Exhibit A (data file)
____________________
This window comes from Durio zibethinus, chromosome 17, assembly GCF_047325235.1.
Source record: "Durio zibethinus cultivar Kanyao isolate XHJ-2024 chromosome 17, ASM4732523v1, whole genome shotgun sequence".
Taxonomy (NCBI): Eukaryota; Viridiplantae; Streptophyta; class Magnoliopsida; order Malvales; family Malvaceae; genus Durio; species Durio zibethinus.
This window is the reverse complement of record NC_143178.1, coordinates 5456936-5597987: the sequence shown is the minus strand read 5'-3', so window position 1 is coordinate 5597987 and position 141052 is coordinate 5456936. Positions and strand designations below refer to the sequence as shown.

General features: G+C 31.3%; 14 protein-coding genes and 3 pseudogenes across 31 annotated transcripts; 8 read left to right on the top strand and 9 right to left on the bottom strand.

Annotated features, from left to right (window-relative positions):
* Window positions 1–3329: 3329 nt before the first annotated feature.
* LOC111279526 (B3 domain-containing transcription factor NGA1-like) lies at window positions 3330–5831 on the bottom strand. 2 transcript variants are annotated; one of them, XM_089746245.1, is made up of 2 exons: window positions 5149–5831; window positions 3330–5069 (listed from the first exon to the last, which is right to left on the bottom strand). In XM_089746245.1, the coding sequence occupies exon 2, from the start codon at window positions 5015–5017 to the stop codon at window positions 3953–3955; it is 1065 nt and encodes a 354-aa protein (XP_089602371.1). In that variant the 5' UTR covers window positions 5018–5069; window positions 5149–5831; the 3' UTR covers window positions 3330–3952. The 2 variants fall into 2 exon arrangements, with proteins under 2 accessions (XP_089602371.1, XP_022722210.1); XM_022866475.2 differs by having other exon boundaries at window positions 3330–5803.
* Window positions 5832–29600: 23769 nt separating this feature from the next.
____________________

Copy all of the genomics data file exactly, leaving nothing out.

This window comes from Durio zibethinus, chromosome 17, assembly GCF_047325235.1.
Source record: "Durio zibethinus cultivar Kanyao isolate XHJ-2024 chromosome 17, ASM4732523v1, whole genome shotgun sequence".
Taxonomy (NCBI): Eukaryota; Viridiplantae; Streptophyta; class Magnoliopsida; order Malvales; family Malvaceae; genus Durio; species Durio zibethinus.
This window is the reverse complement of record NC_143178.1, coordinates 5456936-5597987: the sequence shown is the minus strand read 5'-3', so window position 1 is coordinate 5597987 and position 141052 is coordinate 5456936. Positions and strand designations below refer to the sequence as shown.

General features: G+C 31.3%; 14 protein-coding genes and 3 pseudogenes across 31 annotated transcripts; 8 read left to right on the top strand and 9 right to left on the bottom strand.

Annotated features, from left to right (window-relative positions):
* Window positions 1–3329: 3329 nt before the first annotated feature.
* LOC111279526 (B3 domain-containing transcription factor NGA1-like) lies at window positions 3330–5831 on the bottom strand. 2 transcript variants are annotated; one of them, XM_089746245.1, is made up of 2 exons: window positions 5149–5831; window positions 3330–5069 (listed from the first exon to the last, which is right to left on the bottom strand). In XM_089746245.1, the coding sequence occupies exon 2, from the start codon at window positions 5015–5017 to the stop codon at window positions 3953–3955; it is 1065 nt and encodes a 354-aa protein (XP_089602371.1). In that variant the 5' UTR covers window positions 5018–5069; window positions 5149–5831; the 3' UTR covers window positions 3330–3952. The 2 variants fall into 2 exon arrangements, with proteins under 2 accessions (XP_089602371.1, XP_022722210.1); XM_022866475.2 differs by having other exon boundaries at window positions 3330–5803.
* Window positions 5832–29600: 23769 nt separating this feature from the next.